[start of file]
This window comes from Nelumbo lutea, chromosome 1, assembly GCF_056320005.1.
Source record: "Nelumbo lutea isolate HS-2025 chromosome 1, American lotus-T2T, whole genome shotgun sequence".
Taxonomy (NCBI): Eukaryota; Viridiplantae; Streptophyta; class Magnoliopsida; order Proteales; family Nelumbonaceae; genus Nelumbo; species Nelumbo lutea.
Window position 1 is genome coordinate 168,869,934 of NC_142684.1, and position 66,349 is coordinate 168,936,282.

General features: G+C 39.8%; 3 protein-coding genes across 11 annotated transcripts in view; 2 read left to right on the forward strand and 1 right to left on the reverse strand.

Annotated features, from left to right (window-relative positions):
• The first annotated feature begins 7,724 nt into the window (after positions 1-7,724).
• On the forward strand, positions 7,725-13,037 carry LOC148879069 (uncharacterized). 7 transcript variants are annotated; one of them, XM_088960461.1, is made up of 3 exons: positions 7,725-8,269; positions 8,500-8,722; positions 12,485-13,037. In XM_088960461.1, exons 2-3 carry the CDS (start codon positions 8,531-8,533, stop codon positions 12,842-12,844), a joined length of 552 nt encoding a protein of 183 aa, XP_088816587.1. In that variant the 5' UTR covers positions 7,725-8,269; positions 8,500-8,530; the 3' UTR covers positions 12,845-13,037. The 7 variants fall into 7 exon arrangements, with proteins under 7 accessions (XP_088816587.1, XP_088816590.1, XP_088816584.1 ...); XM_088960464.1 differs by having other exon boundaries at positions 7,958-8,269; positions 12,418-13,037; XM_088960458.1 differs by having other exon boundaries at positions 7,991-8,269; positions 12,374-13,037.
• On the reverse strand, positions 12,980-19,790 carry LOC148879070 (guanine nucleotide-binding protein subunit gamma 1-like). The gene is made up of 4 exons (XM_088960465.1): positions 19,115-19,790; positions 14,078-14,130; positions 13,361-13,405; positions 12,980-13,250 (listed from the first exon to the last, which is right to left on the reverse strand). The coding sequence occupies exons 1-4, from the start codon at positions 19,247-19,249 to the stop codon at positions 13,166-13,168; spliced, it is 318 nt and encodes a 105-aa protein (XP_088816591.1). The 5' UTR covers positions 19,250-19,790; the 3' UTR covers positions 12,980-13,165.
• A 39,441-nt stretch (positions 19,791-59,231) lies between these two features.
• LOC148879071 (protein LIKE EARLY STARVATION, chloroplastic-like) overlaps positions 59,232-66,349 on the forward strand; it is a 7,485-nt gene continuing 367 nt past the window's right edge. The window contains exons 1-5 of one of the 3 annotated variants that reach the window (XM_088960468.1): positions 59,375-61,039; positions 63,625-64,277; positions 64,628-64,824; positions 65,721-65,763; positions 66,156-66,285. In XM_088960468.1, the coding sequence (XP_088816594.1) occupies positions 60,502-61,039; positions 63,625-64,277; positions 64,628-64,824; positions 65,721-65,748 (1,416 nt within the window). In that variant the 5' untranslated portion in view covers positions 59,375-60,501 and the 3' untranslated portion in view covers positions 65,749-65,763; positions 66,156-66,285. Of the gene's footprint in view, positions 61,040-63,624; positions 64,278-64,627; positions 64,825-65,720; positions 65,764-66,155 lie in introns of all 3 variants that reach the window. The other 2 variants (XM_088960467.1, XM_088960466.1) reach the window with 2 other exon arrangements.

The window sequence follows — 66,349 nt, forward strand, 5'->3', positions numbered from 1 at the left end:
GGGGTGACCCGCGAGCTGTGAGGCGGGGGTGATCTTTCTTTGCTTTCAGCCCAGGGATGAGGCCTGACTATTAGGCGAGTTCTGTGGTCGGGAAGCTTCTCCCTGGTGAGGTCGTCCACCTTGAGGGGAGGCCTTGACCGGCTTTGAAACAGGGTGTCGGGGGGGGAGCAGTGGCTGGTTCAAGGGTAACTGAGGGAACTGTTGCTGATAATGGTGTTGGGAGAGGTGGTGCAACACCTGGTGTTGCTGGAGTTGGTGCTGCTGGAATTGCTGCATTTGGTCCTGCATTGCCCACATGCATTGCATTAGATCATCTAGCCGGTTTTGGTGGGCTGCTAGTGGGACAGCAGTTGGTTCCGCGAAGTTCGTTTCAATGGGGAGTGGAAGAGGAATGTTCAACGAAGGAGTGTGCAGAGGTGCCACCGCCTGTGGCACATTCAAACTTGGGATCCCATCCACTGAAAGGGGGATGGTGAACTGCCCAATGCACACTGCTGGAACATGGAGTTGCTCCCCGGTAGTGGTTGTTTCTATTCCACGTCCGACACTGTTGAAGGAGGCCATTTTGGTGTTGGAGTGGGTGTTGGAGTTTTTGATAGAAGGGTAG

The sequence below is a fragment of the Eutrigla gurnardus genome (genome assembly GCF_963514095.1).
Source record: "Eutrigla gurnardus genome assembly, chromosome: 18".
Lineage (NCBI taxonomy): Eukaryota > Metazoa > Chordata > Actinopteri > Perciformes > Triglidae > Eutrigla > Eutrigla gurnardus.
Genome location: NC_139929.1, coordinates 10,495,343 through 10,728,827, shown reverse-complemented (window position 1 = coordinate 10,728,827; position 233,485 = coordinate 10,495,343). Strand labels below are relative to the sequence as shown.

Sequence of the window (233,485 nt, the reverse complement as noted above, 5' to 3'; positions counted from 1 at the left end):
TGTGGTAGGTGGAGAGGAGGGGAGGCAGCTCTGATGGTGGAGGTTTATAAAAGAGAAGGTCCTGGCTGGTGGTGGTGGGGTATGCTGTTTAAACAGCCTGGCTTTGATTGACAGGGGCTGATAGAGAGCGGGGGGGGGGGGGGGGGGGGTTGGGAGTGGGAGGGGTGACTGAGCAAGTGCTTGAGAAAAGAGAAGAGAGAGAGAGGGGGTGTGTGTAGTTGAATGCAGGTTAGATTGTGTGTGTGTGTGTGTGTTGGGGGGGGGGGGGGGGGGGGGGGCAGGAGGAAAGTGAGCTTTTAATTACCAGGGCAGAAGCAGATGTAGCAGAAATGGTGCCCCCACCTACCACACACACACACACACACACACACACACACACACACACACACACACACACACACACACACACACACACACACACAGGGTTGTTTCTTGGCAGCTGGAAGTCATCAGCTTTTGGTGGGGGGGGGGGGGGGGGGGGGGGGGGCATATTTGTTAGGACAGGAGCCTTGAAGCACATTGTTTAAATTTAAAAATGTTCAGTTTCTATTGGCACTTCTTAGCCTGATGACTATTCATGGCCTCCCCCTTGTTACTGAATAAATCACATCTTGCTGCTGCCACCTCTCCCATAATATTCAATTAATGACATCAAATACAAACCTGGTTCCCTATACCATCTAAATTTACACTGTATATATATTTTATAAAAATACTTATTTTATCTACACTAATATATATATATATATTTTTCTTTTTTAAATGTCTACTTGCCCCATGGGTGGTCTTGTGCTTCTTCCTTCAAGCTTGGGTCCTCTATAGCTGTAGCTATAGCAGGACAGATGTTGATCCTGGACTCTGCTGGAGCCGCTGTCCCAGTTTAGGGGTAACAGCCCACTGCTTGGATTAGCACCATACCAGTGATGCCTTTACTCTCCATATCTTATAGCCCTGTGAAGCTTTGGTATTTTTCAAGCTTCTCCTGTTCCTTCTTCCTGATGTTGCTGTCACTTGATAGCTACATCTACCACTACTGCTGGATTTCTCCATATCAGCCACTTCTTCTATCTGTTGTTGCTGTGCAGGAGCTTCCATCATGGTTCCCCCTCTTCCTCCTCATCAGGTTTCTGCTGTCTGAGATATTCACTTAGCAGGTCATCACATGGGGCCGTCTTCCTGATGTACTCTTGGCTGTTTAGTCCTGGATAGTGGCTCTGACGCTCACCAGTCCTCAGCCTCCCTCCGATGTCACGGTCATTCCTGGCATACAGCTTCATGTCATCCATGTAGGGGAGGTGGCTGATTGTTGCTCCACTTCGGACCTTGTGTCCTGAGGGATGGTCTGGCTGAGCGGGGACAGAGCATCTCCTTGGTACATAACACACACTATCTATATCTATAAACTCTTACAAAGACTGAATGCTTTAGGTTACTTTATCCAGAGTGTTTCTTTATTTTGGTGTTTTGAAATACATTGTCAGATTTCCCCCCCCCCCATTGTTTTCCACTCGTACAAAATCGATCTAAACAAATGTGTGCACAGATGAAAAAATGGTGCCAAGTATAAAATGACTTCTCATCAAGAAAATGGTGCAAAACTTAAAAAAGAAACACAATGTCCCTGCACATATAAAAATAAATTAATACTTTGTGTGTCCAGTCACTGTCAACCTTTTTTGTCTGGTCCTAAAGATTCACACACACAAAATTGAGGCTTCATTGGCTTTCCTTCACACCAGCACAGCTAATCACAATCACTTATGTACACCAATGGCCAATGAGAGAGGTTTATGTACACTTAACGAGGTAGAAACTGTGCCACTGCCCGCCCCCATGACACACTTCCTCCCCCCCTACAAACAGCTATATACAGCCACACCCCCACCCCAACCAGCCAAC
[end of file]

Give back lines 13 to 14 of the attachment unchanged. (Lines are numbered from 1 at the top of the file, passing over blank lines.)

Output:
GGGGTGACCCGCGAGCTGTGAGGCGGGGGTGATCTTTCTTTGCTTTCAGCCCAGGGATGAGGCCTGACTATTAGGCGAGTTCTGTGGTCGGGAAGCTTCTCCCTGGTGAGGTCGTCCACCTTGAGGGGAGGCCTTGACCGGCTTTGAAACAGGGTGTCGGGGGGGGAGCAGTGGCTGGTTCAAGGGTAACTGAGGGAACTGTTGCTGATAATGGTGTTGGGAGAGGTGGTGCAACACCTGGTGTTGCTGGAGTTGGTGCTGCTGGAATTGCTGCATTTGGTCCTGCATTGCCCACATGCATTGCATTAGATCATCTAGCCGGTTTTGGTGGGCTGCTAGTGGGACAGCAGTTGGTTCCGCGAAGTTCGTTTCAATGGGGAGTGGAAGAGGAATGTTCAACGAAGGAGTGTGCAGAGGTGCCACCGCCTGTGGCACATTCAAACTTGGGATCCCATCCACTGAAAGGGGGATGGTGAACTGCCCAATGCACACTGCTGGAACATGGAGTTGCTCCCCGGTAGTGGTTGTTTCTATTCCACGTCCGACACTGTTGAAGGAGGCCATTTTGGTGTTGGAGTGGGTGTTGGAGTTTTTGATAGAAGGGTAG

The sequence below is a fragment of the Eutrigla gurnardus genome (genome assembly GCF_963514095.1).